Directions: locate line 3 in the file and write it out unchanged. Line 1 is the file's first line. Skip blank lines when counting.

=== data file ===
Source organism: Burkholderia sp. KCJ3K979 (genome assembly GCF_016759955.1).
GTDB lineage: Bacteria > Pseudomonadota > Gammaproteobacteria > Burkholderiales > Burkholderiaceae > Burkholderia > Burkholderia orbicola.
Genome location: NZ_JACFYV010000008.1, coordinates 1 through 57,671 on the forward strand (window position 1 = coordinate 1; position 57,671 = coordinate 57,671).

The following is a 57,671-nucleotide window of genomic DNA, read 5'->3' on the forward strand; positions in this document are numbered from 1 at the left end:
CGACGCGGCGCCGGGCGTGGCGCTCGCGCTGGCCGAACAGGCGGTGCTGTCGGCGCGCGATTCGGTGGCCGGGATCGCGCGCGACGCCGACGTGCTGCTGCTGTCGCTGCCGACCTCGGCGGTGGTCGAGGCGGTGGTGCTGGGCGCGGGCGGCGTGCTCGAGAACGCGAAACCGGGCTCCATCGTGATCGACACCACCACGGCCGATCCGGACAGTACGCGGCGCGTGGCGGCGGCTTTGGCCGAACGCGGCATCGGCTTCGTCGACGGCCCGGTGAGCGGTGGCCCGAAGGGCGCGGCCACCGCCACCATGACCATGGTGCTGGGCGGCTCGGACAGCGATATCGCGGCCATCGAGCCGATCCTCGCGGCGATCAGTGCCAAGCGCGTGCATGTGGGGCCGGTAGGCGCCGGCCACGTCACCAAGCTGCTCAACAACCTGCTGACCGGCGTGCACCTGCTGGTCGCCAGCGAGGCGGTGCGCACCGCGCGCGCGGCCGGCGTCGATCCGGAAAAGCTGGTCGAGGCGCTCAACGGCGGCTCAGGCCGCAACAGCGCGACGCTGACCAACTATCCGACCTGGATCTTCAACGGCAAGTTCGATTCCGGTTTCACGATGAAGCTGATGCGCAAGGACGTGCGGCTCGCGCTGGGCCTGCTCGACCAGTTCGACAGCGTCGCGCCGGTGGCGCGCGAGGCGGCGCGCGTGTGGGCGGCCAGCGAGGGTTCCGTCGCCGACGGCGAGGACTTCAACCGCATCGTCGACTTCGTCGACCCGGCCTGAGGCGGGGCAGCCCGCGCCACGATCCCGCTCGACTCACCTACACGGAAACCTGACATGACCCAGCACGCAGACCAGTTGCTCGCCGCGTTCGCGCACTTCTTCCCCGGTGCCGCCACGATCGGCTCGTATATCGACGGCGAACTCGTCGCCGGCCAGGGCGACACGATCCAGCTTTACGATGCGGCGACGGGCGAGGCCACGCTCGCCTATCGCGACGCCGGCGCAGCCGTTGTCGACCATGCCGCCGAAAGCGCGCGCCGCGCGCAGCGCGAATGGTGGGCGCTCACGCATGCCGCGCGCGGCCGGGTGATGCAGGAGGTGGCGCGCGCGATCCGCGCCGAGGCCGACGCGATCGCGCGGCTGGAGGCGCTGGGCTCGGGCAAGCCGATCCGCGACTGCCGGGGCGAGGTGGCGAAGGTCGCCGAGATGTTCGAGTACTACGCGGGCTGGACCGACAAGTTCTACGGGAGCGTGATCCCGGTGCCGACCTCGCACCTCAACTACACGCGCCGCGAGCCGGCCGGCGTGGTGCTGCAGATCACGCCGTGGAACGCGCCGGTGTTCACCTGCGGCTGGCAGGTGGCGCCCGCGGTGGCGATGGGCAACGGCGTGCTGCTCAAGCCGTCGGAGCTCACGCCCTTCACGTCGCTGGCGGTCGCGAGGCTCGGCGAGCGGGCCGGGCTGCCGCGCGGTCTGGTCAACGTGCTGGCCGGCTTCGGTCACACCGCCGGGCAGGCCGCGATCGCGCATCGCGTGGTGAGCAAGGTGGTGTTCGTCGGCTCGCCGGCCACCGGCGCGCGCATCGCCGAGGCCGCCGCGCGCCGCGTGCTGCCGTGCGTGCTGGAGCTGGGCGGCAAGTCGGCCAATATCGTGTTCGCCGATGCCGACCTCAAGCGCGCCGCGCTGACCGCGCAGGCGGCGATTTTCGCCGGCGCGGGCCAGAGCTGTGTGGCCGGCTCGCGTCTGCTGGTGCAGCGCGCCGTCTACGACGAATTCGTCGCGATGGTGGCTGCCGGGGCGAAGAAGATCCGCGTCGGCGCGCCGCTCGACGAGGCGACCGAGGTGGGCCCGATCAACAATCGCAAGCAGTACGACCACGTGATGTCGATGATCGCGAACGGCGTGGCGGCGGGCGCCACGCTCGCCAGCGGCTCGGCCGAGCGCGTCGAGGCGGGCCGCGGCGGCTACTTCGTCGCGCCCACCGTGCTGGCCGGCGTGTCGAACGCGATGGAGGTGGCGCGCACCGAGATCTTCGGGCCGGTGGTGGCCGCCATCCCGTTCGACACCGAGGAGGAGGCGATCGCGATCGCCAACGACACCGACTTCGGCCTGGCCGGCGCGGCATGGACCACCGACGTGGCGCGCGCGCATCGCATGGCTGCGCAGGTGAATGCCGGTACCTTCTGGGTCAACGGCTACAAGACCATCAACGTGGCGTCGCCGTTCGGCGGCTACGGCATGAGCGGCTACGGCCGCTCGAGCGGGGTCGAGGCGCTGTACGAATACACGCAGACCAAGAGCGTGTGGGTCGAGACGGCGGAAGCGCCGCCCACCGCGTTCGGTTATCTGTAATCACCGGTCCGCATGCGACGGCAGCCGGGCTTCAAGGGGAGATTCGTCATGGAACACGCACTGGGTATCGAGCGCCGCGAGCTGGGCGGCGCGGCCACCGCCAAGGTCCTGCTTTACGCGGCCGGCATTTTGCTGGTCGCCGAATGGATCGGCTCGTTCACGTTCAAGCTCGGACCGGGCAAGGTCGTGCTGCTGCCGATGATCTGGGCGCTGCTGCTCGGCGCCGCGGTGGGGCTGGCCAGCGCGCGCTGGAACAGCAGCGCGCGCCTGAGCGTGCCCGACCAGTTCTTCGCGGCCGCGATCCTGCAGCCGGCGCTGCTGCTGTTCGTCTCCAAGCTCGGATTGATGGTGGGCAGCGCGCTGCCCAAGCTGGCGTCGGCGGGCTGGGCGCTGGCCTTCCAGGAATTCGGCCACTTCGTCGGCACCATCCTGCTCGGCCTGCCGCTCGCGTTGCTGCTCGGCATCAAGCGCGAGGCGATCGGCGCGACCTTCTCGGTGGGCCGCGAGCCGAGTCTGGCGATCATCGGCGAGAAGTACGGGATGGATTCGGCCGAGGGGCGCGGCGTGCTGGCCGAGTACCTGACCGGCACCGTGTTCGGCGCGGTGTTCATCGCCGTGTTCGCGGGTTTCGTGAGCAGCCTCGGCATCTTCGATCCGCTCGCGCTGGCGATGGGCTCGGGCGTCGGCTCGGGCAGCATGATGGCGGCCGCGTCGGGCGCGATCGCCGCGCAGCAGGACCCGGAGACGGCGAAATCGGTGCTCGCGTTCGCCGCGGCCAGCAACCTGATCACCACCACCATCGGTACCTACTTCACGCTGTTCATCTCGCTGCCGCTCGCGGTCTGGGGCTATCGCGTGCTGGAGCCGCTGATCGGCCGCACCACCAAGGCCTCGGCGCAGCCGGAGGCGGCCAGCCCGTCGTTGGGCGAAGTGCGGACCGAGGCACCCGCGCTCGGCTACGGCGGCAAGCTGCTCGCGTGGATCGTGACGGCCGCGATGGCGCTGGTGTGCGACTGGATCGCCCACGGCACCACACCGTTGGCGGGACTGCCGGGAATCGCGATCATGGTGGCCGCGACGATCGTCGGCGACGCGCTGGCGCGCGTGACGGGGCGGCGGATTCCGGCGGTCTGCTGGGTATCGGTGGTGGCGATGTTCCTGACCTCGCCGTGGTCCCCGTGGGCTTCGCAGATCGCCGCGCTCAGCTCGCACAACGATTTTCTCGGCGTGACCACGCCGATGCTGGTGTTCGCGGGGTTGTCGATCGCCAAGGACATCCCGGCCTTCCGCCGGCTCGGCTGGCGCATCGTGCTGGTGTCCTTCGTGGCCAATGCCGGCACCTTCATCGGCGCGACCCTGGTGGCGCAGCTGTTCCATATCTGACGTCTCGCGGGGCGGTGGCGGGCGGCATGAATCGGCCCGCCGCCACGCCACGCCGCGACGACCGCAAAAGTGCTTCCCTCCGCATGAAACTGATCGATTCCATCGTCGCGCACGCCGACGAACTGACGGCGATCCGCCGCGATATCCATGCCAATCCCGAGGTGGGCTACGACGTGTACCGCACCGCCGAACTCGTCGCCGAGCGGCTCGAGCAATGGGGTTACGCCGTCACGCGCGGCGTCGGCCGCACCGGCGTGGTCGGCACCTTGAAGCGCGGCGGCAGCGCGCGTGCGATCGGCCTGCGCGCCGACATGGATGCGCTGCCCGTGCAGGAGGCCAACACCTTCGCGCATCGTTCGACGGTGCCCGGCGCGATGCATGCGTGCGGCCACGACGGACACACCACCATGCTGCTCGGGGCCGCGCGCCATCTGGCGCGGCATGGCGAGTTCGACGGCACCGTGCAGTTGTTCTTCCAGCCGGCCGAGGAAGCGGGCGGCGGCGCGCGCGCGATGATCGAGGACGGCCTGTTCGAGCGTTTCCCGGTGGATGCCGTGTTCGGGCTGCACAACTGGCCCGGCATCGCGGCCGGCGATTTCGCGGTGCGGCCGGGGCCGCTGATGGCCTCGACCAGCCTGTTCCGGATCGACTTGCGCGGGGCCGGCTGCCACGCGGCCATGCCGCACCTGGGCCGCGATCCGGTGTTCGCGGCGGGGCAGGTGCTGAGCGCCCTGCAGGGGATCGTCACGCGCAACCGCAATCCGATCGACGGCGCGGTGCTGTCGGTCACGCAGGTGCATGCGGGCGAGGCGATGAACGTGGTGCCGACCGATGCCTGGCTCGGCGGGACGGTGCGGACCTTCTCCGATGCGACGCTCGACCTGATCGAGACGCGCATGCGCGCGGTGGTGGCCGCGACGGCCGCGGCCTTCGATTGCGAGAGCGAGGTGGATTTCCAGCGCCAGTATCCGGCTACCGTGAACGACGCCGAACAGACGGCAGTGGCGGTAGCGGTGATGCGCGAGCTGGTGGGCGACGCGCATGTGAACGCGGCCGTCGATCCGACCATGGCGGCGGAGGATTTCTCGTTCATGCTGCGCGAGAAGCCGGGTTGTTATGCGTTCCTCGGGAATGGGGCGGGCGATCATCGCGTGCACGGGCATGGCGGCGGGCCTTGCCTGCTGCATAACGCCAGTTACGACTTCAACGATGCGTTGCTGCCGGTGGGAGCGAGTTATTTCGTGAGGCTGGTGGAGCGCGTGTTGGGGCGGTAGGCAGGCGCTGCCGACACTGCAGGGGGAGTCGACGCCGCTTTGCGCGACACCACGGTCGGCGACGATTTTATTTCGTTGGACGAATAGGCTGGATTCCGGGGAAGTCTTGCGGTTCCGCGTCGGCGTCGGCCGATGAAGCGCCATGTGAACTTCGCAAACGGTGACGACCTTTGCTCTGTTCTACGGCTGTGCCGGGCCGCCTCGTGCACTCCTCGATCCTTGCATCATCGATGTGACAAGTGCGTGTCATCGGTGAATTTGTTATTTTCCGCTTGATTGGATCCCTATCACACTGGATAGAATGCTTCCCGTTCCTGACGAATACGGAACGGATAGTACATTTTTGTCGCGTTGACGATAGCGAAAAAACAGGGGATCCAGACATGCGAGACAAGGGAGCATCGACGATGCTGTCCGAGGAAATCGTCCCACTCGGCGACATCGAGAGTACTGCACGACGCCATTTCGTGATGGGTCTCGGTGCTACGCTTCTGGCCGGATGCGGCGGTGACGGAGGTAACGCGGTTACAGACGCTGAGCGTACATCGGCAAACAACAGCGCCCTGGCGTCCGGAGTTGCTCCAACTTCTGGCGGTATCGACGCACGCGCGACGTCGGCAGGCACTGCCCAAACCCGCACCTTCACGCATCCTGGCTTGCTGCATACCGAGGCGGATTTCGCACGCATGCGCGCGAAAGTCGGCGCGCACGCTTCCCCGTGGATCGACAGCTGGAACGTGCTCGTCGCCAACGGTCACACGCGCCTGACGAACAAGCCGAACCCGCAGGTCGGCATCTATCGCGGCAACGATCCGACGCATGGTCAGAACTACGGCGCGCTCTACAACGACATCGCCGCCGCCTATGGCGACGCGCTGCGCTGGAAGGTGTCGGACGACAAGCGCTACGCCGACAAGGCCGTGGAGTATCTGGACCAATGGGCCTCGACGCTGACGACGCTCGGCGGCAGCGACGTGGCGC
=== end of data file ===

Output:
Genome location: NZ_JACFYV010000008.1, coordinates 1 through 57,671 on the forward strand (window position 1 = coordinate 1; position 57,671 = coordinate 57,671).